As for the rest of the image processing pipeline: we correct for drift in a coarse fashion based on image cross-correlation. To this end, we render a super-resolution image every 500 frames (batch size depends on frame rate and SNR) from all localizations. Since each particle has a finite spatial extent with several fluorophores contributing to the localizations, this procedure is not yet sufficient for our purpose. To push the residual drift below 1 nm, we e apply another correction step using occasional single fluorophores as fiducial markers, after they have been distinguished by their polarization, and subtract this averaged drift trajectory. A similar issue arises in image registration: in order to achieve highest accuracy, one needs to identify individual fluorophores as fiducial markers for a non-linear mapping between the imaging channels. Therefore, after coarse registration based on an affine transformation to pair up PSFs, we establish the non-linear matrix for precise registration based on the same single fluorophores identified previously. We have attempted to clarify the workflow in the methods section.

Image analysis

L327” We analyzed raw image stacks from two polarization channels with custom-written MATLAB software. Briefly, we perform dual-channel localization using maximum-likelihood estimation with a Gaussian PSF model. The minor asymmetry due to the 3D dipole orientation causes a small bias of less than 3 nm on average after filtering the data. Mechanical drift during the long acquisition times is first corrected based on image cross-correlation. Localized coordinates from both channels are then registered via an affine transformation and a non-linear correction. Registered PSFs are grouped and their polarization is calculated from the intensities. Single fluorophores are identified via this feature and used as fiducial markers to perform additional drift correction and establish a more precise image alignment via an interpolated map. The residual drift is well below 1 nm and the median registration error is less than 2 nm. Polarization time-traces of multi-fluorophore particles are then analyzed in more detail (see Figure 1 —figure supplement 3) by a routine that is based on the DISC algorithm (White et al., 2020) to find the polarization states of multi-fluorophore conjugated particles. Once all polarization states are identified, the associated coordinates are averaged by taking their median to generate a 2D super-resolved image. We took particles which were fitted best to three polarization states and used them for further analysis (see Table supplement 1 for statistics).”

References

Backer, A. S., Lee, M. Y. and Moerner, W. E. 2016. Enhanced DNA imaging using super-resolution microscopy and simultaneous single-molecule orientation measurements. Optica, 3, 659.

Böning, D., Wieser, F.-F. and Sandoghdar, V. 2021. Polarization-Encoded Colocalization Microscopy at Cryogenic Temperatures. ACS Photonics, 8, 194-201.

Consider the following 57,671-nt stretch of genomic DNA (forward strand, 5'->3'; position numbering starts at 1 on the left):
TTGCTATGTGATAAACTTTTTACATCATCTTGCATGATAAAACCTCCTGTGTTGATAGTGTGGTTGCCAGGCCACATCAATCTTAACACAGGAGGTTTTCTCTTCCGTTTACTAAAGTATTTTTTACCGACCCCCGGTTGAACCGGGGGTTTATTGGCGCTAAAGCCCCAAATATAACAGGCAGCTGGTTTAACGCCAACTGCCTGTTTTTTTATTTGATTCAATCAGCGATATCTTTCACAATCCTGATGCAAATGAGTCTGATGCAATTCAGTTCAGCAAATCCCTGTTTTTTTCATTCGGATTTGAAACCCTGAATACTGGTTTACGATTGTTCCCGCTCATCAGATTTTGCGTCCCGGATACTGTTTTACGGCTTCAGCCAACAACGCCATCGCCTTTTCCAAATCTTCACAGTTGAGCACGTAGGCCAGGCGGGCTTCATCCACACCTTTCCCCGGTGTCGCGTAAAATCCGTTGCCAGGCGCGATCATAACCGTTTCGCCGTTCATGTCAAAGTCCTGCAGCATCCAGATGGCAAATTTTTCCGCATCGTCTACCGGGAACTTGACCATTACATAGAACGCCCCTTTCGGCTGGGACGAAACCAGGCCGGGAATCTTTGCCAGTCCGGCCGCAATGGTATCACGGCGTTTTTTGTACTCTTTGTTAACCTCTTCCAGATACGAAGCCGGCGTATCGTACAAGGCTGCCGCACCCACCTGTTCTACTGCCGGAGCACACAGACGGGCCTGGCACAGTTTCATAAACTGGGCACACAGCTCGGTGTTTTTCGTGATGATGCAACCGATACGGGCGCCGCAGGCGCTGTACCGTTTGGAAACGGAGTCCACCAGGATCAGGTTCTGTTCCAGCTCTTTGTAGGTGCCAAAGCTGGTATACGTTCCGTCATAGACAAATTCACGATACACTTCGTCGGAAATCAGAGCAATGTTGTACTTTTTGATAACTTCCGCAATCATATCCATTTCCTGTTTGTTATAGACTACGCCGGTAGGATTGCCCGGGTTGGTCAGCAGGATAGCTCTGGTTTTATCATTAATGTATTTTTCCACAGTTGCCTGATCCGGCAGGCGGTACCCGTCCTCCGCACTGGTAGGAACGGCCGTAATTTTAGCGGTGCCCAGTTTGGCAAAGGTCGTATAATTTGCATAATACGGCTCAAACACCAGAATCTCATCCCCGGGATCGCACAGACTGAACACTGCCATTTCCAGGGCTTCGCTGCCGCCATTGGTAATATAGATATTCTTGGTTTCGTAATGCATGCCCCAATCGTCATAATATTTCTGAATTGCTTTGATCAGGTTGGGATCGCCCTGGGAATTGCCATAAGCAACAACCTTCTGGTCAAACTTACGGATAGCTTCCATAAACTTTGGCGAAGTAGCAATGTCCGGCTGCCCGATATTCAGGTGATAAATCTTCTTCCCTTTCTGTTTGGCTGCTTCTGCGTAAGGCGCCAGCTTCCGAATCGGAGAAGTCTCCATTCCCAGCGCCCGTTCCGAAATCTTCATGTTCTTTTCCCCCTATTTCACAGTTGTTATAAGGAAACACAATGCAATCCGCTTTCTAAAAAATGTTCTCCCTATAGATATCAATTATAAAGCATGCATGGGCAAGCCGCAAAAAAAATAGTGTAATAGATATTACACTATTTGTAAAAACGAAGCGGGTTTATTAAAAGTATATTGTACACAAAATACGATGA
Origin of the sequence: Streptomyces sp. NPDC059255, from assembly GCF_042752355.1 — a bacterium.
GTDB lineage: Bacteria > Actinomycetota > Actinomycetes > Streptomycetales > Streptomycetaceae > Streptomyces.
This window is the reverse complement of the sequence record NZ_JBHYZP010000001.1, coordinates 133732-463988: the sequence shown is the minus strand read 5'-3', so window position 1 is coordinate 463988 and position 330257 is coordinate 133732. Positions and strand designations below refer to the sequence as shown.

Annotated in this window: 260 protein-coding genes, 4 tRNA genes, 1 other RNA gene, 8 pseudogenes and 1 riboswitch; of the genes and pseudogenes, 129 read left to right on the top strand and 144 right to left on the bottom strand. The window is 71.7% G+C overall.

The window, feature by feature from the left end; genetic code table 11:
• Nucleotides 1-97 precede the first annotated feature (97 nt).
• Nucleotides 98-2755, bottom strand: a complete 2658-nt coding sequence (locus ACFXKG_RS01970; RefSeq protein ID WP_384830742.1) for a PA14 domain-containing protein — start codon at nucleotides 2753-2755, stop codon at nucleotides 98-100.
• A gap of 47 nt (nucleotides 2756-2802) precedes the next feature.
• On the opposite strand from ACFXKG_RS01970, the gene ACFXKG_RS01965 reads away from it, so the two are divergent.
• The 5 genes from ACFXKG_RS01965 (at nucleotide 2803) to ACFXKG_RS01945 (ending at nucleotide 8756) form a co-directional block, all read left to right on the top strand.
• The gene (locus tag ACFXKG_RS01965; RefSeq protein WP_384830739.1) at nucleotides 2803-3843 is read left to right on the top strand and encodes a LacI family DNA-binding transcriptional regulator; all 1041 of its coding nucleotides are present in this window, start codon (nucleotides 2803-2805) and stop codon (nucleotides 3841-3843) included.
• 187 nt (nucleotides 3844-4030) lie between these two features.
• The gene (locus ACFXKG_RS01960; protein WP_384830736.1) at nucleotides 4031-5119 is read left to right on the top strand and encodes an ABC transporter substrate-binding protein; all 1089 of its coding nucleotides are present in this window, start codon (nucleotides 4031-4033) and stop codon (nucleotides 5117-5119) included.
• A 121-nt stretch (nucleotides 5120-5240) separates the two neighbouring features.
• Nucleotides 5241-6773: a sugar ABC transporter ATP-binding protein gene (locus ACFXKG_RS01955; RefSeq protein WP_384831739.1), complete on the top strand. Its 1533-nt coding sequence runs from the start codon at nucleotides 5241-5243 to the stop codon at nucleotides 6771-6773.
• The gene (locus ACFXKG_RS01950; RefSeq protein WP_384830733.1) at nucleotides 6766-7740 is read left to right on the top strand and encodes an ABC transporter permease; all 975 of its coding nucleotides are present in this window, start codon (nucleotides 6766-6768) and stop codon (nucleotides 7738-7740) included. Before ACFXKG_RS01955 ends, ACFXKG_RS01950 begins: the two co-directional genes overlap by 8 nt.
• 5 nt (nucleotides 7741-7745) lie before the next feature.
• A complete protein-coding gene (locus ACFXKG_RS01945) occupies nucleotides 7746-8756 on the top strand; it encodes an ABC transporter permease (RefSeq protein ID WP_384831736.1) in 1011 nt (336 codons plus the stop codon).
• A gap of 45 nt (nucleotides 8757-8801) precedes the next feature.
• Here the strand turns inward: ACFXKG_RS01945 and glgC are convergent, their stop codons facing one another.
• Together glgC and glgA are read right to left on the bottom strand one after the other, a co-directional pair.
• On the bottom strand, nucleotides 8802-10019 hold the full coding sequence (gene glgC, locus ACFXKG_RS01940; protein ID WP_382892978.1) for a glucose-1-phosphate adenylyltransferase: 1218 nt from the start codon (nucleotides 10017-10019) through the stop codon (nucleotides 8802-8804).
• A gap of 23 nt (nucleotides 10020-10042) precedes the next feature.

Cheng, Y., Grigorieff, N., Pawel and Walz, T. 2015. A Primer to Single-Particle Cryo-Electron Microscopy. Cell, 161, 438-449.

Cordes, T., Vogelsang, J. and Tinnefeld, P. 2009. On the Mechanism of Trolox as Antiblinking and Antibleaching Reagent. Journal of the American Chemical Society, 131, 5018-5019.

Curd, A. P., Leng, J., Hughes, R. E., Cleasby, A. J., Rogers, B., Trinh, C. H., Baird, M. A., Takagi, Y., Tiede, C., Sieben, C., Manley, S., Schlichthaerle, T., Jungmann, R., Ries, J., Shroff, H. and Peckham, M. 2021. Nanoscale Pattern Extraction from Relative Positions of Sparse 3D Localizations. Nano Letters, 21, 1213-1220.

Gust, A., Zander, A., Gietl, A., Holzmeister, P., Schulz, S., Lalkens, B., Tinnefeld, P. and Grohmann, D. 2014. A Starting Point for Fluorescence-Based Single-Molecule Measurements in Biomolecular Research. Molecules, 19, 15824-15865.

Hafi, N., Grunwald, M., Van Den Heuvel, L. S., Aspelmeier, T., Chen, J.-H., Zagrebelsky, M., Schütte, O. M., Steinem, C., Korte, M., Munk, A. and Walla, P. J. 2014. Fluorescence nanoscopy by polarization modulation and polarization angle narrowing. Nature Methods, 11, 579-584.

Hulleman, C. N., Huisman, M., Moerland, R. J., Grünwald, D., Stallinga, S. and Rieger, B. 2018. Fluorescence Polarization Control for On-Off Switching of Single Molecules at Cryogenic Temperatures. Small Methods, 2, 1700323.

Hulleman, C. N., Thorsen, R. Ø., Kim, E., Dekker, C., Stallinga, S. And Rieger, B. 2021. Simultaneous orientation and 3D localization microscopy with a Vortex point spread function. Nature Communications, 12.

Li, J. K., Wang, N. And Wu, X. S. 1998. Poly(vinyl alcohol) nanoparticles prepared by freezing–thawing process for protein/peptide drug delivery. Journal of Controlled Release, 56, 117-126.

Lieb, M. A., Zavislan, J. M. and Novotny, L. 2004. Single-molecule orientations determined by direct emission pattern imaging. Journal of the Optical Society of America B, 21, 1210-1215.

Merk, A., Bartesaghi, A., Banerjee, S., Falconieri, V., Rao, P., Davis, M. I., Pragani, R., Boxer, M. B., Earl, L. A., Milne, J. L. S. and Subramaniam, S. 2016. Breaking Cryo-EM Resolution Barriers to Facilitate Drug Discovery. Cell, 165, 1698-1707.

Mortensen, K. I., Churchman, L. S., Spudich, J. A. and Flyvbjerg, H. 2010. Optimized localization analysis for single-molecule tracking and super-resolution microscopy. Nature Methods, 7, 377-381.

Portet, S. 2020. A primer on model selection using the Akaike Information Criterion. Infectious Disease Modelling, 5, 111-128.